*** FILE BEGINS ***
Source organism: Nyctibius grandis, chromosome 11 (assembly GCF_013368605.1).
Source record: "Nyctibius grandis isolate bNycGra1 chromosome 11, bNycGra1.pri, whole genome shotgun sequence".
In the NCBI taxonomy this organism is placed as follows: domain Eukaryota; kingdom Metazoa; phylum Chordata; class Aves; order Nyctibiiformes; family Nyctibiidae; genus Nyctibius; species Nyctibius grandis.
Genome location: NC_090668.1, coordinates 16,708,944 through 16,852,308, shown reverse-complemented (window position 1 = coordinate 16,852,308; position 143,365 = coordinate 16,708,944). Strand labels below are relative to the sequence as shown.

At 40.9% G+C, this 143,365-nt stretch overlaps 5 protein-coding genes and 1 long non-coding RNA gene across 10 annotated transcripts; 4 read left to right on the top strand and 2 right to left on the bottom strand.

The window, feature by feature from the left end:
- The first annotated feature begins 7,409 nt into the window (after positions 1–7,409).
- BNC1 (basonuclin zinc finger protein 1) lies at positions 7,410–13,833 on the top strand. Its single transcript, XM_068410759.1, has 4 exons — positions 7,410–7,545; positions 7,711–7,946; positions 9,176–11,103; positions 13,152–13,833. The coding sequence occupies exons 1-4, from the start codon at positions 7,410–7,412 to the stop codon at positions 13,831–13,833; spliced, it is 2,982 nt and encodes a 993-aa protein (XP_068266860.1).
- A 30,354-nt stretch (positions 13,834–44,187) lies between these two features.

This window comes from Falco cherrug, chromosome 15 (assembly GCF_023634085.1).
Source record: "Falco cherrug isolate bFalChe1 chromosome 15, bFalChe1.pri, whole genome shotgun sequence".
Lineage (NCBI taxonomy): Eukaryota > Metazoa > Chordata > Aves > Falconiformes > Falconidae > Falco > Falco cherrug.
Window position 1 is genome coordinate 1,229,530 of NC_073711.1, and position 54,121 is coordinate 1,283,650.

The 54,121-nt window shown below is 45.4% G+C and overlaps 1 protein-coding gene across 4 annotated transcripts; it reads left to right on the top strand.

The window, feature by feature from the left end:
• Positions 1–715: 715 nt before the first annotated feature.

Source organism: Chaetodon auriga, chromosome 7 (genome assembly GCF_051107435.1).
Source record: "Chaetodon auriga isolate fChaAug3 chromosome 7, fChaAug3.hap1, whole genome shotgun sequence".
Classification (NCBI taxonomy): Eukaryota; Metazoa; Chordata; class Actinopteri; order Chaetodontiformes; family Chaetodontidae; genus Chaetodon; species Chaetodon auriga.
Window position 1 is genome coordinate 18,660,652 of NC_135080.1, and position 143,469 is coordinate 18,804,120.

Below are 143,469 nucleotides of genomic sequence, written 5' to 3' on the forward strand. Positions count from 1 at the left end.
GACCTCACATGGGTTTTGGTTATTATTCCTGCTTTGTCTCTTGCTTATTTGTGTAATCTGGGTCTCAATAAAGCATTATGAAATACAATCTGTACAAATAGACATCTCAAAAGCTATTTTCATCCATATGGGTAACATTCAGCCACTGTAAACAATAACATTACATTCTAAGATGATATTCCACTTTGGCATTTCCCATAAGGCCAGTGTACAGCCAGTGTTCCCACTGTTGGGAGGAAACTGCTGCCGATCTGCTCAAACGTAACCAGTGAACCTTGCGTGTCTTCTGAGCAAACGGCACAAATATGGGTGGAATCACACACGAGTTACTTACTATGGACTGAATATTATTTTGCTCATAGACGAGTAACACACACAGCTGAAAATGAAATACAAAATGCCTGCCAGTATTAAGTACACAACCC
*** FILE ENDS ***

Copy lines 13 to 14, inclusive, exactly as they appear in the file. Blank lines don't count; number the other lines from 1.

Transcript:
Window position 1 is genome coordinate 1,229,530 of NC_073711.1, and position 54,121 is coordinate 1,283,650.

The 54,121-nt window shown below is 45.4% G+C and overlaps 1 protein-coding gene across 4 annotated transcripts; it reads left to right on the top strand.